A string and a prayer

Teacher who fled Katrina hosting violin show tonight

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— Five months ago today, Mary Anne Fairlie spent Christmas packing up her wind-ravaged home in New Orleans.

"We knew we had to leave," Fairlie said about her family in the aftermath of Hurricane Katrina. She has two sons with husband, John. "Our jobs didn't exist anymore."

Less than a year after fleeing New Orleans a day before Katrina struck, in two cars loaded with her family and musical instruments, the resourceful woman has found a new job.

Now the music teacher at Lowell Whiteman Primary School in downtown Steamboat Springs, Mary Anne Fairlie will host the school's annual Violin Showcase tonight at 6 p.m., featuring solo and ensemble violin performances from 60 students in kindergarten through eighth grade. John Fairlie will accompany performers on piano.

"We feel very, very lucky," Mary Anne Fairlie said about the upheaval that brought her family to Steamboat. "We're not going back to New Orleans -- everything about this city is better for us."

The Fairlie's moved here in January, after Lowell Whiteman administrators hired Mary Anne Fairlie to fill the vacant music teacher position. She found the job on the Internet while staying with her family at the home of John Fairlie's brother in Texas, north of Austin.

The husband and wife play in the Steamboat Chamber Orchestra. Mary Anne plays the violin and John plays woodwind instruments including the bassoon and saxophone. Their two sons attend Steamboat Springs Middle School and Steamboat Springs High School.

They have found a new home.

"We figured if we were going to start over, we should do it in the most beautiful place in the world," Mary Anne Fairlie said Monday at a rehearsal for tonight's performance.

Every student at Lowell White--man Primary School takes music, and that means every student learns the violin.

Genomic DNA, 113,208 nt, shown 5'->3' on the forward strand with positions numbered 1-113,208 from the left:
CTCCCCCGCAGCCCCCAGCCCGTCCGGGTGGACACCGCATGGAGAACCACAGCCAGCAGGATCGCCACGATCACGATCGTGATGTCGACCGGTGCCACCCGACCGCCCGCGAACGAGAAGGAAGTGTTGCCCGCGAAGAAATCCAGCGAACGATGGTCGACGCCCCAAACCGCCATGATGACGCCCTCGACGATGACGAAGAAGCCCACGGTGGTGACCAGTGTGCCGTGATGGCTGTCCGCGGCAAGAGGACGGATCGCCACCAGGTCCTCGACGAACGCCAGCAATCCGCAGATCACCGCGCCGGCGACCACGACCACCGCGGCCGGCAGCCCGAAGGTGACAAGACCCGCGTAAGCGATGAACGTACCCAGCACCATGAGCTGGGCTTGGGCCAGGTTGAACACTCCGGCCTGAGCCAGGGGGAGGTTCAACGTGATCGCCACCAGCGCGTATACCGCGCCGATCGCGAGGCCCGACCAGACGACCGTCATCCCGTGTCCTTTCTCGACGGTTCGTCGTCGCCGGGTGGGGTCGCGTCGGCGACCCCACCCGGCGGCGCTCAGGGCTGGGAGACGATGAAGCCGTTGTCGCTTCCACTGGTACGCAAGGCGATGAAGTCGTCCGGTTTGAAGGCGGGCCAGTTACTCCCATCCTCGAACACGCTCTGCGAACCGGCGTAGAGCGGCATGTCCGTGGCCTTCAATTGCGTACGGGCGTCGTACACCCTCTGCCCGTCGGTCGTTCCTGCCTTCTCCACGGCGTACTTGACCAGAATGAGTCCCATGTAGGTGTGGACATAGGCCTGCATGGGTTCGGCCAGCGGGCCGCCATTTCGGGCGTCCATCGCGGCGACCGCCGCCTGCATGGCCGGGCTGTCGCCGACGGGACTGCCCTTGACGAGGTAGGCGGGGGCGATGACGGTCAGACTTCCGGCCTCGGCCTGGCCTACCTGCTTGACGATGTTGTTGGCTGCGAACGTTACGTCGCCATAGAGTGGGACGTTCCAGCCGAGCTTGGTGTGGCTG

"We do some other things in class, like singing, but they learn to play music through the violin," Mary Anne Fairlie said, adding that next year the school hopes to add cello, viola and bass lessons.

Kindergarteners start off with simple tunes such as "Twinkle, Twinkle Little Star," she said, and some students can handle very challenging pieces by the time they reach eighth grade.

At Monday's rehearsal, eighth-grader Wyatt Wilson played "Ashokan Farewell," a haunting arrangement in the style of a Scottish lament.

For brothers Patrick Milne and Jonathan Milne, violin lessons give an opportunity for friendly sibling rivalry. Patrick, 10, practiced "Gavotte" on Monday, before 12-year-old Jonathan ran through a solo rehearsal of a Seitz concerto.

Jonathan diplomatically said which brother is the better violinist. "I'm farther along in the books, so I'm a little bit better," Jonathan said. "But he's catching up."

Jonathan said he looks forward to live performances, such as tonight's, more than rehearsals.

"I can show my skills and show people that I can play the violin really well," Jonathan said.

-- To reach Mike Lawrence, call 871-4203 or e-mail mlawrence@steamboatpilot.com





What: Annual Violin Showcase by the Lowell Whiteman Primary School, featuring solo and ensemble violin performances from 60 students in kindergarten through eighth gradeWhen: 6 p.m. todayWhere: St. Paul's Episcopal Church, Ninth and Oak streets, adjacent to the schoolCall: Lowell Whiteman Primary at 879-8081 for more information

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